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If we want a democracy after Covid-19, we can’t wait and see what happens next with elections. We have to decide what happens next.

If we want a democracy after Covid-19, we can’t wait and see what happens next with elections. We have to decide what happens next.

The United States is on the precipice of authoritarianism. Our elected officials are actively fighting the expansion of absentee voting, a potentially fatal game of chicken that dares citizens to cast their votes while risking infection and even death.

The New York primaries are canceled. In Wisconsin, 19 people who voted in-person tested positive for the coronavirus after the Supreme Court denied an extension of absentee voting. In Illinois, citizens were forced to vote in-person mid-pandemic; the infection and death rate predictably tripled two weeks post-election. In Texas—home of the most restrictive absentee voting laws in the country— individual municipalities were allowed to choose whether or not they held May elections, coinciding directly with the projected peak of COVID-19.

While we’re in survival mode, basic rights required to choose our leaders are being stripped.

This year holds both a presidential election where 35 Senate seats and all 435 House seats stand to be replaced, and the 2020 Census, which will determine voting districts for the next ten years. We could come out on the other side of this pandemic with stronger democratic processes, or we could lose the ones we already have.

Before COVID-19, the United States had significant problems with election transparency. Many states have been accused of widespread voter suppression, primarily in black communities. Florida prevented people with criminal backgrounds from voting. Texas “lost” multiple voter precinct ballots on Super TuesdayAn entire election transparency movement was born from the 2018 Georgia governor’s race fiasco and Stacey Abrams’ questionable loss. The problems have always been here. COVID-19 made them bigger.

We cannot afford to wait and see what happens. We have to decide what happens.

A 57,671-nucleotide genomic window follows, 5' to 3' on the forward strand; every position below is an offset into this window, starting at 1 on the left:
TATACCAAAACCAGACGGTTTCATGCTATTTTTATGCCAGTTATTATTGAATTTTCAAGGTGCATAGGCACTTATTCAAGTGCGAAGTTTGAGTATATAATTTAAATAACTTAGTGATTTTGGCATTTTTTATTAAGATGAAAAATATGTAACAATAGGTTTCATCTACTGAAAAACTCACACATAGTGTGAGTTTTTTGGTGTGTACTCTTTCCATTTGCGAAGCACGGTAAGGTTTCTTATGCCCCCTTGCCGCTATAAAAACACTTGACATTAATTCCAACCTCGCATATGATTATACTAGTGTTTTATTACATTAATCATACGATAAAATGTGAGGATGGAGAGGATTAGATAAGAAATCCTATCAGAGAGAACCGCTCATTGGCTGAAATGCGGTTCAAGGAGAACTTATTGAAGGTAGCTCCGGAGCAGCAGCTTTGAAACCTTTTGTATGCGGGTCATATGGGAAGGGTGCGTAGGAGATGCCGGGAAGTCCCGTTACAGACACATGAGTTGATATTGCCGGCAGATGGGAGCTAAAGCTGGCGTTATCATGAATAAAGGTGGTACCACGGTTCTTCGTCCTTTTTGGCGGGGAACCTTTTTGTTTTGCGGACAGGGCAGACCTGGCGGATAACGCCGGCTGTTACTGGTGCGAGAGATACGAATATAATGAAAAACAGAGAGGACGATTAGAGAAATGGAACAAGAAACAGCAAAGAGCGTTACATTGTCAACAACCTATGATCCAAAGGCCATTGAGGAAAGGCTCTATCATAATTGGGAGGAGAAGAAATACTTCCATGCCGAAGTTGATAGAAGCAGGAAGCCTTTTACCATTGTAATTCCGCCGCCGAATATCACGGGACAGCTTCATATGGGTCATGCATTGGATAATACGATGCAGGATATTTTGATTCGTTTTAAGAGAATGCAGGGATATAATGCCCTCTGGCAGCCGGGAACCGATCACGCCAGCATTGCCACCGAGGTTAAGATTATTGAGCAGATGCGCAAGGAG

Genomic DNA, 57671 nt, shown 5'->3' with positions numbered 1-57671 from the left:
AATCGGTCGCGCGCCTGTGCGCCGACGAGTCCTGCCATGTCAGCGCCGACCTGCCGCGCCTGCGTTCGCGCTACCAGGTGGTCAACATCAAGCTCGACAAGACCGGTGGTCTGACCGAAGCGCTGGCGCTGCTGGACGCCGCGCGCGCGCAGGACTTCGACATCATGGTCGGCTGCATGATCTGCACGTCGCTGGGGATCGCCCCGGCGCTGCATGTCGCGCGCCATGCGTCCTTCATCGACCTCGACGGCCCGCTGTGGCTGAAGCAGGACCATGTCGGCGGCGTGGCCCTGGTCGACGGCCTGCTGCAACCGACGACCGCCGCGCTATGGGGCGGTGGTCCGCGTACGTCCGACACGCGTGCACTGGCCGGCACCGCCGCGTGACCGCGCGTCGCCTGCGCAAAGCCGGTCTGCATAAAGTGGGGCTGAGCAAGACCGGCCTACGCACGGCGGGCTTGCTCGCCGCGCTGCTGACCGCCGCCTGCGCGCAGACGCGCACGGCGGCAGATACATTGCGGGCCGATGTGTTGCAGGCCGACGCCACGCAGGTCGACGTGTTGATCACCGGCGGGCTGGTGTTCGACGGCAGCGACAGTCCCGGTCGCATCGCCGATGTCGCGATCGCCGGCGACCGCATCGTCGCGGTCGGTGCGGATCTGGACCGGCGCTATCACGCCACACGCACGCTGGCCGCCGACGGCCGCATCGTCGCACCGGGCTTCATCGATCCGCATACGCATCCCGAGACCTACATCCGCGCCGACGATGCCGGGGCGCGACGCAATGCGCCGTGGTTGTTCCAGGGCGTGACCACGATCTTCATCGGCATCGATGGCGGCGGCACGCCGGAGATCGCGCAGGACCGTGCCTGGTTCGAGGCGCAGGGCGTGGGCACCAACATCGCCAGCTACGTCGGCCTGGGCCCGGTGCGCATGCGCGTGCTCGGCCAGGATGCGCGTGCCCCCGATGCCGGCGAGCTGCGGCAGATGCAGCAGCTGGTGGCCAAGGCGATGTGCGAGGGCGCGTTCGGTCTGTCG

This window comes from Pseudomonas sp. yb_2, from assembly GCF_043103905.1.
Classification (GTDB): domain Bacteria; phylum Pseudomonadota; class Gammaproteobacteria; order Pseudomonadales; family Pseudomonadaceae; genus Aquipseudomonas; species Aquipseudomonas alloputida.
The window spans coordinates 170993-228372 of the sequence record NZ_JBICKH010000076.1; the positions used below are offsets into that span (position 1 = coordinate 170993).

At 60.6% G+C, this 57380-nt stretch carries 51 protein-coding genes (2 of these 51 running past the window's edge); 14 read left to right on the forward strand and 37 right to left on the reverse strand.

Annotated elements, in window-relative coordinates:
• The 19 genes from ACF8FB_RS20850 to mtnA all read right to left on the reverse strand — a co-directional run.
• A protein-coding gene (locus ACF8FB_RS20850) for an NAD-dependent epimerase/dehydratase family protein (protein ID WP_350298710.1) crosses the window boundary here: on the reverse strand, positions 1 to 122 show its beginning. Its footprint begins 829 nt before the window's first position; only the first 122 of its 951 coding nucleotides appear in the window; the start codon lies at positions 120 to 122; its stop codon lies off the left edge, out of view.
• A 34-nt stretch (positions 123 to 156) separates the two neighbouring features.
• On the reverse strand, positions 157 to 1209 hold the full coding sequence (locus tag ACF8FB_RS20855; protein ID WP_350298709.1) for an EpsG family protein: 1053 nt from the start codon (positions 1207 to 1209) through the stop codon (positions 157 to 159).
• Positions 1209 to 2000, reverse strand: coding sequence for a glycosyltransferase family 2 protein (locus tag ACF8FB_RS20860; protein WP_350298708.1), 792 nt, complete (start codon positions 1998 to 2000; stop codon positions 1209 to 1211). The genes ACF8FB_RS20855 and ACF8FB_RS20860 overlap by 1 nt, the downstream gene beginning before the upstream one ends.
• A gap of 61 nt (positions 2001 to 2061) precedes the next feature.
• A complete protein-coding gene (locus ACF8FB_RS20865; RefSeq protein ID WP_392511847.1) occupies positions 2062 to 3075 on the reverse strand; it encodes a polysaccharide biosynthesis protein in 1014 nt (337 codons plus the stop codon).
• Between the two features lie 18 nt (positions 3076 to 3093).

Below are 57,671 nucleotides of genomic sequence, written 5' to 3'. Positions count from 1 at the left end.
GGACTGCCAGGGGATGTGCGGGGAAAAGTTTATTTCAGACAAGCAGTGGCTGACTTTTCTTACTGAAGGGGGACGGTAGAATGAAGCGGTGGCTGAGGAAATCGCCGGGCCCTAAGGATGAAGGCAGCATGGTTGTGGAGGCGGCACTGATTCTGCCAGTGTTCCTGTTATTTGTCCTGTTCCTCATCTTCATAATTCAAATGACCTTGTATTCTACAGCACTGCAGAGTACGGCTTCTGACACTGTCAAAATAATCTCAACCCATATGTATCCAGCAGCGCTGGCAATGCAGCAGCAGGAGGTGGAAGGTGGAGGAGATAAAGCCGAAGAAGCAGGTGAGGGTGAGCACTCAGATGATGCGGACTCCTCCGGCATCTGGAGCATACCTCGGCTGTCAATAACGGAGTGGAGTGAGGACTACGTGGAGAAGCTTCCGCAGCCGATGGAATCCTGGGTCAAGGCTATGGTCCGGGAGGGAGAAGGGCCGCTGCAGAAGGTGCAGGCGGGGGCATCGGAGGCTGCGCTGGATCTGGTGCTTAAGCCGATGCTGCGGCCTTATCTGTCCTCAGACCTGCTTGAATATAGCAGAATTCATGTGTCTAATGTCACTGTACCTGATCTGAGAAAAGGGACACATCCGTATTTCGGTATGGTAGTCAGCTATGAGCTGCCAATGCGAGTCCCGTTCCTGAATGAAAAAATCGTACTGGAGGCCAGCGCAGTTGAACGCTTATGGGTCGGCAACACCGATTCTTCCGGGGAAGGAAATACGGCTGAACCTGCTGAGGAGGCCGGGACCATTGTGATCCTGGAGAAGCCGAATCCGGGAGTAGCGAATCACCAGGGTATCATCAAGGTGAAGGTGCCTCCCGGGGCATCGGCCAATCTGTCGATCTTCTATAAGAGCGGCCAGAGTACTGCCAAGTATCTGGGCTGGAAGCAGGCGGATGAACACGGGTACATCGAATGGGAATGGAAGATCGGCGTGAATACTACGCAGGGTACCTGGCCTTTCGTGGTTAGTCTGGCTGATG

We have to focus on our elections.

A broad expansion of absentee voting could protect our elections when leaving our homes means putting lives at risk. Several states including New York, Utah, Michigan, and North Dakota are widely expanding vote-by-mail and absentee optionsBut even in New York, where ballots could be issued simply to each registered voter, the new process adds two extra trips for mail carriers at a time when 30 postal workers have died of COVID-19 infections.

Some of the concern around broad expansion of absentee voting in a short period of time is justified. If we’re not careful, the impact of a full transition to absentee voting for November’s elections may do more harm than good. We have to create a collective strategy.

The Brennan Center, a nonpartisan think tank, the National Council of State Legislatures (NCSL), and other organizations have designed plans for equitable, transparent elections in the midst of Covid-19 including drop boxes for absentee ballots, security, and professional interpreters. Budgetary measures that could be used for such protections were proposed in the first, second, third, and fourth COVID-19 relief bills—almost all measures were rejected. The most recent bill also rejected funding for the post office, notably on the brink of collapse.

When asked prior to the vote if The White House supports the current plan for election funding, a senior official said simply, “heck no.”

An overwhelming collective public response is required to initiate and push measures for elections protections through.

Through the fog of the stress, even the most capable and experienced political organizers, activists, and professionals  are looking at delayed elections and new voting procedures with exhaustion. The narrative of “if only people would vote, things would change” is true to some extent, but not for those whose voting rights are historically suppressed, especially black women who stand to be most impacted medically and economically by the pandemic. Black women not only have the highest rates of voter turnout and voter suppression, they are also historically one of the greatest defenders of voting rights.

The rest of us now need to do what we should have all along—step up.

Sure, we need to vote. But that’s the bare minimum.

We need to ensure that our votes count by demanding that funding for elections with Covid-19 protections is approved at the federal level. Call your elected representatives.

While the presidential race is critical, local elections including school boards, judges, and city council members have a greater impact on our daily lives, as well as how our national elections will be run.Support local organizations already involved. Volunteer in the election accountability process. Whether or not votes are counted, lost, or magically duplicate depends heavily on election judges. Sign up. Share new election procedures on social media. Helping one more person vote, especially in local elections, has ripple effects.

Don’t stop asking questions. Don’t stop demanding answers.

Regardless of what side of the political spectrum we sit on, our right to choose our leaders is on very thin ice.

We must enforce our elections. If we don’t, we will be left with a country that no longer resembles a democracy, and the world will be in the hands of whoever ends up in charge.

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